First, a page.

Tuesday, February 5, 2013
SEATTLE — An effort is building in Congress to change U.S. marijuana laws, including moves to legalize the industrial production of hemp and establish a hefty federal pot tax.
While passage this year could be a longshot, lawmakers from both parties have been quietly working on several bills, the first of which Democratic Reps. Earl Blumenauer of Oregon and Jared Polis of Colorado plan to introduce Tuesday, Blumenauer told The Associated Press.
Polis’ measure would regulate marijuana the way the federal government handles alcohol: In states that legalize pot, growers would have to obtain a federal permit. Oversight of marijuana would be removed from the Drug Enforcement Administration and given to the newly renamed Bureau of Alcohol, Tobacco, Marijuana and Firearms, and it would remain illegal to bring marijuana from a state where it’s legal to one where it isn’t.
The bill is based on a legalization measure previously pushed by former Reps. Barney Frank of Massachusetts and Ron Paul of Texas.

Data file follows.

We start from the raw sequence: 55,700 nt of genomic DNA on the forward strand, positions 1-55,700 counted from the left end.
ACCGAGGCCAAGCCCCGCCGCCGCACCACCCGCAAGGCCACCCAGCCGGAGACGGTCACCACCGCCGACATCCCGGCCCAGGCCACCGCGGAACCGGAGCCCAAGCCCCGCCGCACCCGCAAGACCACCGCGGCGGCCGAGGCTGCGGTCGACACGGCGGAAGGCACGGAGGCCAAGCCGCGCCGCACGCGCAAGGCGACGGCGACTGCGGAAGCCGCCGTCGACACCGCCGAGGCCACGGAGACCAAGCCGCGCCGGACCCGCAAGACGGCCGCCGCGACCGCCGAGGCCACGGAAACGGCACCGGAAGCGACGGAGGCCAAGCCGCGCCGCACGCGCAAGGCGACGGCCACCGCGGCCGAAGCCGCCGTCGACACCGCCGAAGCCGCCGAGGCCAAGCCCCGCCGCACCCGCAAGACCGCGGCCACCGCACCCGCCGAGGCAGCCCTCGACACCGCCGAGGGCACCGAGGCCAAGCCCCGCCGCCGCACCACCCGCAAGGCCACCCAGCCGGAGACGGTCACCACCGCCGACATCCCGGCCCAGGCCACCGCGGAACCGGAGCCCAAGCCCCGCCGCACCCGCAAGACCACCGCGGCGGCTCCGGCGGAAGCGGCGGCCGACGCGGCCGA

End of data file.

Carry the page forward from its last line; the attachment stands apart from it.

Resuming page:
Blumenauer’s bill would create a federal marijuana excise tax of 50 percent on the “first sale” of marijuana — typically, from a grower to a processor or retailer. It also would tax pot producers or importers $1,000 annually and other marijuana businesses $500.
His office said Monday it doesn’t yet have an estimate of how much the taxes might bring in. But a policy paper Blumenauer and Polis are releasing this week suggests, based on admittedly vague estimates, that a federal tax of $50 per ounce could raise $20 billion a year. They call for directing the money to law enforcement, substance abuse treatment and the national debt.
Last fall’s votes in Colorado and Washington state to legalize recreational marijuana should push Congress to end the 75-year federal pot prohibition, Blumenauer said.
Washington state officials have estimated that its legal marijuana market could bring in about half a billion dollars a year in state taxes.